Sarah Perou Hermans


With an undergraduate degree in sociology, Sarah Perou Hermans has always been drawn to people. She’s interested in understanding their problems and also the broader social sphere underlying their lives that connects them with others. But after moving to Chicago after graduating from college, she discovered she wasn’t quite able to find a way to continue pursuing her interests in the way she wanted. She’d considered going to graduate school in sociology, but she’d already realized by this point that she wanted more direct involvement when it came to helping and working with others.

It was an aunt of hers, a surgeon at the University of Chicago Medical Center, who first suggested that she look into a career in medicine. Sarah hadn’t really considered that as an option before, but she quickly realized that a lot of what had drawn her to sociology would also be part of her everyday practice as a doctor. But if the prospect of a medical career immediately seemed the perfect fit, a different sort of barrier quickly arose to stand in her path. She didn’t have the educational background in science required for medical school. Luckily, her aunt had an answer for that one too. She told her about the Graduate Student-at-Large (GSAL) program at the Graham School and how it would be a great way to complete her premed post-baccalaureate.

“I took Biology, Chemistry, and Physics through the GSAL program,” Sarah says. “They were challenging classes taught by distinguished professors and the classroom experience was intense and inspiring. Meeting and becoming friends with UChicago students was also an important part of the GSAL experience for me. They’re very proactive and unique and I developed new perspectives spending time with them.”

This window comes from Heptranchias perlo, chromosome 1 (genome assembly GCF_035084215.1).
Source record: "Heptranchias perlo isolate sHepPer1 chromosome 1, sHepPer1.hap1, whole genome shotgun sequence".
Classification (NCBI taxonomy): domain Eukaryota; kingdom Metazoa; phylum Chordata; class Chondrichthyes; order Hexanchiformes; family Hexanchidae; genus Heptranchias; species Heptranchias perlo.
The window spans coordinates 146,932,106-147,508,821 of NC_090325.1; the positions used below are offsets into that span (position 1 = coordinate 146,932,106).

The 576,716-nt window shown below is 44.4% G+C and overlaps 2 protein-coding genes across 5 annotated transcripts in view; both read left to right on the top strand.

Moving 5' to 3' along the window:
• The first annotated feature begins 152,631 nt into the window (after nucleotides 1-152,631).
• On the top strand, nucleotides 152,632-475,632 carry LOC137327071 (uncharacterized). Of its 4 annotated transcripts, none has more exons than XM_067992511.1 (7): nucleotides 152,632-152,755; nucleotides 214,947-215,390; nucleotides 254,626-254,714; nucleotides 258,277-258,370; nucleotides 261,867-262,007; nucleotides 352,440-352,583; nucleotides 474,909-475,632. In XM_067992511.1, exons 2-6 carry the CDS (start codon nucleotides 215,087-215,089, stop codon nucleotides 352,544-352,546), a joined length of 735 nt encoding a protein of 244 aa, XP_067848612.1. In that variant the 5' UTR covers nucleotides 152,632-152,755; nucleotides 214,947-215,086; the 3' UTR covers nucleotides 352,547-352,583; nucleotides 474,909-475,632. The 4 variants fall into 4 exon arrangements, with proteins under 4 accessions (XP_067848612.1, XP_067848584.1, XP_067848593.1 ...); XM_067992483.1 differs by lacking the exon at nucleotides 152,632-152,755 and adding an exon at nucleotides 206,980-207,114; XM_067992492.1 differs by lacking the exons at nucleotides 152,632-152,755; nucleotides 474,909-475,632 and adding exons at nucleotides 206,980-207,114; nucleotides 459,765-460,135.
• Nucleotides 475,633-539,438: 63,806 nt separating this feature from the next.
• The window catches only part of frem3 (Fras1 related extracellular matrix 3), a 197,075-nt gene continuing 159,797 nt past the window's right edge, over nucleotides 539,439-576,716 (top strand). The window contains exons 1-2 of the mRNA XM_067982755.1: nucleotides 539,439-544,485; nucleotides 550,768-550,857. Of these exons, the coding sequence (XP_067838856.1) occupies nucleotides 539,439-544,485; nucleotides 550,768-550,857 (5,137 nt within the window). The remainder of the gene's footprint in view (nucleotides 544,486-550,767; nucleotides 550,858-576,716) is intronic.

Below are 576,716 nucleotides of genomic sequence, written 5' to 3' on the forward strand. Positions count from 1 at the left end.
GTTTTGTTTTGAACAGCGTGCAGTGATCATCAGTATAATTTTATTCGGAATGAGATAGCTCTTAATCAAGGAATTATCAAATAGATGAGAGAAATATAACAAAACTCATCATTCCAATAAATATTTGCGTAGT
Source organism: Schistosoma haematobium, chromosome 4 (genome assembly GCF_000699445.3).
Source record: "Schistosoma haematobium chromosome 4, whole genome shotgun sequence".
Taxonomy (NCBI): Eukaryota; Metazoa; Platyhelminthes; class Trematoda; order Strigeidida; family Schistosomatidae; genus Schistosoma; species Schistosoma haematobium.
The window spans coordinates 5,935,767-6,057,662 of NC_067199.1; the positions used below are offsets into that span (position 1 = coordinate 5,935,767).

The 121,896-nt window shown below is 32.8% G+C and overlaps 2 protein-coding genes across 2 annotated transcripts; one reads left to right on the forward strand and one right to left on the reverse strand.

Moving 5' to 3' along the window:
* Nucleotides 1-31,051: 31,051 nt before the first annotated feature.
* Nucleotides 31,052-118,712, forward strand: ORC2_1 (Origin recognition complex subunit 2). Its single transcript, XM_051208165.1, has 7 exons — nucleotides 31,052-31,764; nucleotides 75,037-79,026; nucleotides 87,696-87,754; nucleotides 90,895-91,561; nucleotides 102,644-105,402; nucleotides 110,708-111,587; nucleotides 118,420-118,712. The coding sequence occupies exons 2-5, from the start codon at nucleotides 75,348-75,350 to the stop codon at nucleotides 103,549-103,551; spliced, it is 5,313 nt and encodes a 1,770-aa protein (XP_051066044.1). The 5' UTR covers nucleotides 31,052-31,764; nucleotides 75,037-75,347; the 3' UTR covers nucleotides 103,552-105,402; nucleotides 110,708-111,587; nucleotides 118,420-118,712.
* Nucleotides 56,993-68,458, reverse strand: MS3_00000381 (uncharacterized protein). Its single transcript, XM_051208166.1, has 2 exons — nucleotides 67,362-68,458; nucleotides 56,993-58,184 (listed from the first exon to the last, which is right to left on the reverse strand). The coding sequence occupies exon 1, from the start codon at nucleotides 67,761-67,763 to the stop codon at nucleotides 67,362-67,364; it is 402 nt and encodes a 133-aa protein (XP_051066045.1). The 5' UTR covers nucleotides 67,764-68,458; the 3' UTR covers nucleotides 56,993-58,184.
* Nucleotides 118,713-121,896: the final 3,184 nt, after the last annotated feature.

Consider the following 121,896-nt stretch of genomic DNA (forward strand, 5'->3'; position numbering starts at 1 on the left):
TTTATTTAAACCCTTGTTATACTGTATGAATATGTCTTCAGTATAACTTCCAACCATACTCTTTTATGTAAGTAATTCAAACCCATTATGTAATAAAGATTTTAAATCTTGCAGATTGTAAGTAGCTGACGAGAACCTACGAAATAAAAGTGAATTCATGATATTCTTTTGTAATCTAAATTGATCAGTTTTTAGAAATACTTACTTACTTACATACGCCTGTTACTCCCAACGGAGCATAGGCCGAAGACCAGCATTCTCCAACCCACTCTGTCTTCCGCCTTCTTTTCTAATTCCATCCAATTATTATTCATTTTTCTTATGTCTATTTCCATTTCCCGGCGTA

Sarah also talks about the resources she was exposed to while a student at the University of Chicago. During her time in the GSAL program, she worked as a research assistant for the Department of Endocrinology and as a project coordinator for the Department of General Medicine, positions in which she provided support over a range of areas, including study development, database design, and interviews with research participants. Not only did the experience grant her valuable exposure into how the world of medicine works, she also found a wonderful mentor in a doctor she worked under. Everything the GSAL program opened up for Sarah was pivotal to preparing her for her next step in life.

“It’s something I noticed during my interviews with medical schools that they appreciated my willingness to challenge myself by pursuing post-baccalaureate classes at UChicago,” Sarah says. “I think a lot of students choose post-baccalaureate programs that are more likely to raise their GPAs, but showing them that I was ready for the rigor and competitiveness of medical school and that I had it in me to persevere through the challenges that are sure to come was more important than just having a perfect GPA. I was accepted into several medical schools and was fortunate enough to be able to select my top choice. I’ll be starting the MD/MPH combined degree program next year at Tulane.”